What is Cataract


What is a Cataract?

A cataract is an opacification, or a clouding of the human (crystalline) lens. In the diagram below, you will see the lens is situated behind the iris and pupil. An image of the real world enters the eye through the pupil and is focused on the retina by lens.

The retina then sends the information of the image to the brain via the optic nerve. When a cataract is present, the lens can no longer focus a clear image on the retina.

Cataract explained

Symptoms of a cataract include:

  • Blurred, fuzzy or hazy vision
  • Frequent changes in spectacle prescriptions
  • Severe decrease in vision when looking at a bright scene or background
  • Glare, halos or tails from headlights when driving at night
  • Feeling that there is a film over the eye(s), or that one is looking through a veil

Although these are common symptoms, not everyone experiences all of them.

Why do cataracts occur?

In people over the age of 60 years, the presence of cataracts is a very frequent finding. It is believed that in this age group, most cataracts are due to the normal ageing process. Cataracts can also occur and require surgery in younger patients.

When is the cataract ready for surgery?

Deciding when to have cataract surgery is best done in consultation with your Eye Care Practitioner (Optometrist) and/or Eye Surgeon (Ophthalmologist). Patients usually choose, and we recommend, cataract removal at a stage where visual impairment interferes with everyday activities, such as driving a car or reading.

Some patients have surgery at an earlier stage. Dr Chau will recommend surgery if he feels that it will result in a significant improvement in vision.

What is the risk of complication?

Cataract surgery is highly advanced microsurgery. In the past it was generally accepted that over 98% of cases were free from complications. We believe that the complication rate will become even less with Femto assisted cataract surgery. There is very little reason for cataracts to be left untreated. However, while cataract surgery is one of the safest forms of surgery; no surgery is completely without risk. Before undergoing surgery, Dr Chau will discuss any potential risks specific to you particular circumstances.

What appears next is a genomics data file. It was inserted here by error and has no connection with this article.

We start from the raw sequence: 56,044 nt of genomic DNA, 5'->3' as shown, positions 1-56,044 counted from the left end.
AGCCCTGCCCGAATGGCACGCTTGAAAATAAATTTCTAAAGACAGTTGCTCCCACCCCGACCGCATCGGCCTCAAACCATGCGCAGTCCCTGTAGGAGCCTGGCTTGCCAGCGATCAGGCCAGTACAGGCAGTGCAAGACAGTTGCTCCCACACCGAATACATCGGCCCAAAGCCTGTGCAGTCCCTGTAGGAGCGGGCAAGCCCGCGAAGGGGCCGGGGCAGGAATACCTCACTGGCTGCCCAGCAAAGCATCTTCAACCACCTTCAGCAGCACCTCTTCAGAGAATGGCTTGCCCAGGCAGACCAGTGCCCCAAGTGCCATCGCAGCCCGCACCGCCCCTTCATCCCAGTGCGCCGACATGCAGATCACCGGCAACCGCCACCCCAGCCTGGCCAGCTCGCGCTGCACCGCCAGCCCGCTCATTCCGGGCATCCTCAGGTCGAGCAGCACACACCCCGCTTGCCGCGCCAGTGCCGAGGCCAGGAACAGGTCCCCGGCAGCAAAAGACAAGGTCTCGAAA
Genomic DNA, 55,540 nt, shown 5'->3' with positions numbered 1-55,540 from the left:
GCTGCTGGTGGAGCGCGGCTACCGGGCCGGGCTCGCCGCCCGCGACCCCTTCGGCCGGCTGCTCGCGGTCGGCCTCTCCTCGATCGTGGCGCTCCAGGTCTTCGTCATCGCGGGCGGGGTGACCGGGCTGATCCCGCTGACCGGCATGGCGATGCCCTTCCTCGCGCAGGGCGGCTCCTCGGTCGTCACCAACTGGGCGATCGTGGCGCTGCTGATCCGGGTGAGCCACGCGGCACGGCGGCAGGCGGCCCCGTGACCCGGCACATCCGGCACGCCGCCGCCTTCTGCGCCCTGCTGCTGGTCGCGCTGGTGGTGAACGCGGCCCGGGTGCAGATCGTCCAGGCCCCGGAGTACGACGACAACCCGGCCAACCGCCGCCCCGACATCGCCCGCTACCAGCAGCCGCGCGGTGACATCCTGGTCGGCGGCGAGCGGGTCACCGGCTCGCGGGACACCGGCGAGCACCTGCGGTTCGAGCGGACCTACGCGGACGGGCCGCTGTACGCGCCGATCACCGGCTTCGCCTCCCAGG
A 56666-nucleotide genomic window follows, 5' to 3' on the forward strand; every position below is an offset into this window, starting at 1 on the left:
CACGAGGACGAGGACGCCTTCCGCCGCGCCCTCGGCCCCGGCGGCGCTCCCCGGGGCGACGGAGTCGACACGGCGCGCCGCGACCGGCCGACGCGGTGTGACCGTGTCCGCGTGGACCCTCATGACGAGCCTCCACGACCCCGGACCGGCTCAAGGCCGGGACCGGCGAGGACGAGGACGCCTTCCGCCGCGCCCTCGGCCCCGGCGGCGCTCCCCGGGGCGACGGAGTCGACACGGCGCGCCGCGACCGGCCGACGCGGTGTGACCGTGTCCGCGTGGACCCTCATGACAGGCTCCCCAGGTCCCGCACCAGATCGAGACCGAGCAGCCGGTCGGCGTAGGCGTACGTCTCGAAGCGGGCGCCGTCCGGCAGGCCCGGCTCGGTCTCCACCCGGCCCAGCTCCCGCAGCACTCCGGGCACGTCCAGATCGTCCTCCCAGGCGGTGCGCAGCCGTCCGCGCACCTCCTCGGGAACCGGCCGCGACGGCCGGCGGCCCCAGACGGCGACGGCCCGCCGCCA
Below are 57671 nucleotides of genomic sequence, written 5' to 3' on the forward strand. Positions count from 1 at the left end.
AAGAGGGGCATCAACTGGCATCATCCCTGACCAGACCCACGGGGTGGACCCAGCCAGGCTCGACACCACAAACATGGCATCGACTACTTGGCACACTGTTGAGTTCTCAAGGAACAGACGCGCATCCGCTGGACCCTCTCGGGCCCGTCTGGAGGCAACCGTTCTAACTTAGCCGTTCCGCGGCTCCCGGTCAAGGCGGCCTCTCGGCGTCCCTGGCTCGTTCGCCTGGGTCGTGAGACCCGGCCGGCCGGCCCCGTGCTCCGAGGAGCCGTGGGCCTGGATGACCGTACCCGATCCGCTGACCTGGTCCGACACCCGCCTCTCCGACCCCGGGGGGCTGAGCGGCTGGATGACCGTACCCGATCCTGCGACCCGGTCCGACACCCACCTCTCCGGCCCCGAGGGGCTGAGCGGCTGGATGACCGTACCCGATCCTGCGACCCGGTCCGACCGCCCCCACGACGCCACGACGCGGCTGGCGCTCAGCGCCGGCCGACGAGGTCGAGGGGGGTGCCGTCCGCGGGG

Assessment before surgery

Before proceeding with surgery an initial consultation with the surgeon’s team and the surgeon is required. This appointment will include vision tests and measurements of your eyes. Dr Chau will examine both eyes to assess the overall health of your eyes.

Dr Chau’s clinical assistant(s) will perform a series of measurements, which are used to calculate the power of the intraocular lens (IOL) to be inserted into the eye during surgery.
The intraocular lens replaces the human (crystalline) lens which has clouded, and which is your cataract. The measurements include the shape of the front of the eye (cornea). The corneal curvature is measured by manual keratometry, computerised topography and the Zeiss IOL Master 700. The length of your eye is measured by light Biometry (Zeiss IOL Master 700). Sometimes, ultrasound is also used.


General medical assessment by your family doctor

You should visit your regular family doctor well in advance before the day of surgery. We would like to know that general health is at its best before surgery. Regardless of whether you were originally referred by your family Doctor, Optometrist or by yourself, we will usually inform your family Doctor by letter of all arrangements related to your surgery.

Dr Chau and his Anaesthetist, Dr Glen Bakyew will want to know of all medications that you take a regular basis, well in advance before surgery, in case they affect the operation or the anaesthetic.


The cost of surgery your health insurance cover, and all other costs are fully discussed in detail and in confidence on the same day as your assessment before surgery.